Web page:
How much should I be paying myself?

Gold coins on a table

Being able to pay yourself a healthy salary is meant to be one of the big advantages of running your own business and being the boss.

We know from State of the Nation 2022 that for more than a quarter of Capricorn Members, being able to pay yourself a steady wage is considered a marker of success.

Are you paying yourself enough?

As money-related markers of success go, it comes between being profitable and having no financial stress (58%) and being able to efficiently manage cash flow (19%).

But how do you work out just how much you should be taking home in your pay packet each week? How do you know if you’re paying yourself enough? Could you be short-changing yourself and your family, and not adequately rewarding yourself for your efforts? Or could you be overpaying yourself, with potentially negative effects on your cash flow, your ability to respond to crises, or your means to invest?

What is a workshop owner’s role worth?

To find out how much a workshop owner should be paying themselves, we asked automotive business coach Rachael Evans, the Workshop Whisperer, for her advice.

“In general terms, they should be paying themselves the equivalent of what they could go and earn out in the market for every single thing they do for the business,” she said. “That’s a sixfigure sum, straightaway.”

That’s because when you’re running a business, you’re not just a mechanic. You’re often doing everything from managing the books to doing the hiring and firing to ordering parts and stock to looking after the marketing.

But how do you work out the actual value of your contribution to the business?

Calculating your value to the business

Rachael said when she works with workshop owners, she has them implement a financial management system that helps them work towards a predetermined set of percentages the business should be operating on, including the owner’s salary. Perhaps predictably, those percentages are all based on revenue.

So, what does that look like in practice?

“Let’s say their revenue is between $500,000 and $1 million dollars a year,” Rachael said. “This would put them into a bracket that means that what they pay themselves, or what’s available to them to receive, is about 20% of revenue. Now that doesn’t mean that they have to pay themselves that, but that’s what their share of the pie is for their pay.”

This percentage is, very specifically, your wage as a business owner. It’s called “owner’s compensation” and it covers all those day-to-day things you do for the business.

Owner’s compensation versus profit distribution

“The other way workshop owners need to be paid is through profit distribution, because salary is just the reward for the everyday work that they do inside the shop,” Rachael said.

“Profit distribution is the reward for the risk they take of owning the business and employing all those people and being the one who has to withstand the market’s ups and downs.”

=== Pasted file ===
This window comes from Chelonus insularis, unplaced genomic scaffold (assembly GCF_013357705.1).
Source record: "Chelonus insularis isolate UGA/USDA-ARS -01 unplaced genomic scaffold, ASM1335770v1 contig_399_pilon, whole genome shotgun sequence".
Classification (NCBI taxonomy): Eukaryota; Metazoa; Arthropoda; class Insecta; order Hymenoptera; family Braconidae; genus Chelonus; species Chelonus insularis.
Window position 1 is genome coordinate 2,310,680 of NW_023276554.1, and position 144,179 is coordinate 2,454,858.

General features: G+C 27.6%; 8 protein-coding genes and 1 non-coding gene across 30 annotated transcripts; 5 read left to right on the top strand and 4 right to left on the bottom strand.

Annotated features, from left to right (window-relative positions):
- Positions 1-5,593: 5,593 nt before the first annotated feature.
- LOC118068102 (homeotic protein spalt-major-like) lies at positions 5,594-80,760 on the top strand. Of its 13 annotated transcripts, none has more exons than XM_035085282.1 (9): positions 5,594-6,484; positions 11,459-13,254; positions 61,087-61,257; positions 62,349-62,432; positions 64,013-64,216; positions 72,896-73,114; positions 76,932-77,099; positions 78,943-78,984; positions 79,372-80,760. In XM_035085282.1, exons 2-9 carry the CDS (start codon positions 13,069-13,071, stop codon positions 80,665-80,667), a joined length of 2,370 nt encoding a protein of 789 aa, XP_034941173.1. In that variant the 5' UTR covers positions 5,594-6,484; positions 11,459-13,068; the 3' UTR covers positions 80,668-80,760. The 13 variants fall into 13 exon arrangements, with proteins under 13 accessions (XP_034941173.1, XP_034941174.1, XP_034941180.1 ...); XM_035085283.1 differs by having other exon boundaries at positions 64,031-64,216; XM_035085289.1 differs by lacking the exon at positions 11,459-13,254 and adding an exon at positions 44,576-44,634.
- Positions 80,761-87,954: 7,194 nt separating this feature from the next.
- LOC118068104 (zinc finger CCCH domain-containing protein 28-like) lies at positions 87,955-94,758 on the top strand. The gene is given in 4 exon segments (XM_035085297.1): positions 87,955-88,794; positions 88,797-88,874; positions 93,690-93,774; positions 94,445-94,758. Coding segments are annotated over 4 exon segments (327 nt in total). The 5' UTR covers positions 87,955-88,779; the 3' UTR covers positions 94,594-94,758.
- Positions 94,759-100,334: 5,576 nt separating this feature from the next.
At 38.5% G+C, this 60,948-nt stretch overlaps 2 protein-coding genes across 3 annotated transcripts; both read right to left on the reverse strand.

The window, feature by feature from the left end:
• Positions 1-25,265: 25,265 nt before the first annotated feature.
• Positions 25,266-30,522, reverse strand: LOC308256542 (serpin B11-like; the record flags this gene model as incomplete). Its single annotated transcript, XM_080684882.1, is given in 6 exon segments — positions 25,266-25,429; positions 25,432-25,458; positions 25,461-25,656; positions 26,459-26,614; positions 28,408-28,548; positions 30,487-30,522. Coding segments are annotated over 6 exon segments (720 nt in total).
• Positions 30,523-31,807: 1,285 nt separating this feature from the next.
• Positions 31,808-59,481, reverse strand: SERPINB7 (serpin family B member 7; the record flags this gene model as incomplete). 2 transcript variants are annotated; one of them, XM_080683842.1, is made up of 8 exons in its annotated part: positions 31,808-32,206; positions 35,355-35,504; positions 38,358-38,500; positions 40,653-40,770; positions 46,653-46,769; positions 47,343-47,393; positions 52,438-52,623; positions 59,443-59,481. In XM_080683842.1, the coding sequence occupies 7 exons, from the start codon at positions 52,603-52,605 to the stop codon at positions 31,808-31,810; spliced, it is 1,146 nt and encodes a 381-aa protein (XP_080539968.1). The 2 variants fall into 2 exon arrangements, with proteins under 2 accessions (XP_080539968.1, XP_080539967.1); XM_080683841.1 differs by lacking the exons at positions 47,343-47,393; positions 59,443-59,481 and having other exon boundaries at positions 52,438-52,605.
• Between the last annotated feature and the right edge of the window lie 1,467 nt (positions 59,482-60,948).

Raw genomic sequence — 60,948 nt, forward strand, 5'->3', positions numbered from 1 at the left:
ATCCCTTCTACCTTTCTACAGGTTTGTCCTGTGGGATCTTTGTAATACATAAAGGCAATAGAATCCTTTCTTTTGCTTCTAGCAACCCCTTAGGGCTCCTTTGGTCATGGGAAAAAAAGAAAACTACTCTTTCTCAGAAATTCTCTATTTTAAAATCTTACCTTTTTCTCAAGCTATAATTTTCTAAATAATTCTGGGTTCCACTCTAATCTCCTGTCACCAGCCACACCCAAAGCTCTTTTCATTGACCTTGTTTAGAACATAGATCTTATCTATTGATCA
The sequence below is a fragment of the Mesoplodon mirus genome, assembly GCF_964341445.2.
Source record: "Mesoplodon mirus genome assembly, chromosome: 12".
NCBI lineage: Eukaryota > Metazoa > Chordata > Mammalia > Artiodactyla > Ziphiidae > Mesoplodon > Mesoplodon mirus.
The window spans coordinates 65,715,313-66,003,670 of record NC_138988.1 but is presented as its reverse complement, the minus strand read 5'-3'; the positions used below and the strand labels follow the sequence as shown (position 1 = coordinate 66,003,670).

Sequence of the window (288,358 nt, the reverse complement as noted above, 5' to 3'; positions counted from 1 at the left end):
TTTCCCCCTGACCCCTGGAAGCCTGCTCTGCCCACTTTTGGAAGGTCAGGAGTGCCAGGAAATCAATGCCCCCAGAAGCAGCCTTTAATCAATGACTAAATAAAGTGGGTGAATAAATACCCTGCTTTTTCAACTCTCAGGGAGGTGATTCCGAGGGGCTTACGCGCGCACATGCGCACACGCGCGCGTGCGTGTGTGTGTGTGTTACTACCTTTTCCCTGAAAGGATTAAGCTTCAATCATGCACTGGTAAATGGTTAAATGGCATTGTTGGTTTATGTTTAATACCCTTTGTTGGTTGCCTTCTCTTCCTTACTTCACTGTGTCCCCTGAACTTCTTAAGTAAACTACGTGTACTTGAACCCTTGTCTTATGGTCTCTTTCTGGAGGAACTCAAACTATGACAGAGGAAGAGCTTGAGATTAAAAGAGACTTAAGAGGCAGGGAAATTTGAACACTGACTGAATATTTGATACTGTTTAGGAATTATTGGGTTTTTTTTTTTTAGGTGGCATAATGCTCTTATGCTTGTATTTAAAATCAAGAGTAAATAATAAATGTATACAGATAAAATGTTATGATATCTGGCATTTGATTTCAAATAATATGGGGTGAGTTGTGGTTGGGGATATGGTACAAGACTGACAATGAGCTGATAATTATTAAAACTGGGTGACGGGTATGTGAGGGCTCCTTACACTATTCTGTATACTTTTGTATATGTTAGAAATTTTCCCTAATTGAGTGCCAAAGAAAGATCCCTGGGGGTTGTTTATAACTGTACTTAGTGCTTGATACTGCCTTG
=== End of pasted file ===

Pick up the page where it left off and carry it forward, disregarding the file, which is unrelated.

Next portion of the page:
How profits are dispensed in a business will depend on a range of factors, like the company’s structure, the number of shareholders and the percentages of their holdings, and any profitsharing agreements in place. The amount available for distribution may also depend on any longterm business planning, including scheduled investments in new technology, plant, equipment, property or additional staff.

“If they’re following a financial management system, there’ll be a percentage which will apply to profit sharing, based on their revenue again,” Rachael said.

“If your owner’s compensation is at 20%, then your profit distribution is going to be somewhere between five and 10%, and they should take that quarterly.”

The amount you’re able to pay yourself may also be heavily influenced by the maturity or development stage of your business. If you’re a startup or a new owner, cash flow may be tight. If you’re an established business investing in a growth phase, you might need to take home less money in the short-term. If you’re nearing retirement, perhaps you pay yourself more to top up your savings or your superannuation.

Don’t short-change yourself, but think long-term

It is quite common for small business owners to pay themselves a smaller salary and top up their incomes with dividends from profits. Others may only pay a salary.

“If you’re only taking salary or wage, then you’re actually doing yourself out of the real benefit of business ownership, which is profit distribution,” Rachael said.

Talk to your accountant for the most effective way to structure your income for you, your family and your business, but make sure you’re not undervaluing your contribution to the business. Your accountant will be able to help you maximise your personal income, while ensuring that your cash flow is sustainable and your business prospers in the long-term.

Remember, nearly six in 10 Members told State of the Nation being profitable and having no financial stress was a key marker of business success. In fact, it was second only to doing highquality work (on 60%) when we asked Members what success looked like.

This article was published 16/05/2023 and the content is current as at the date of publication.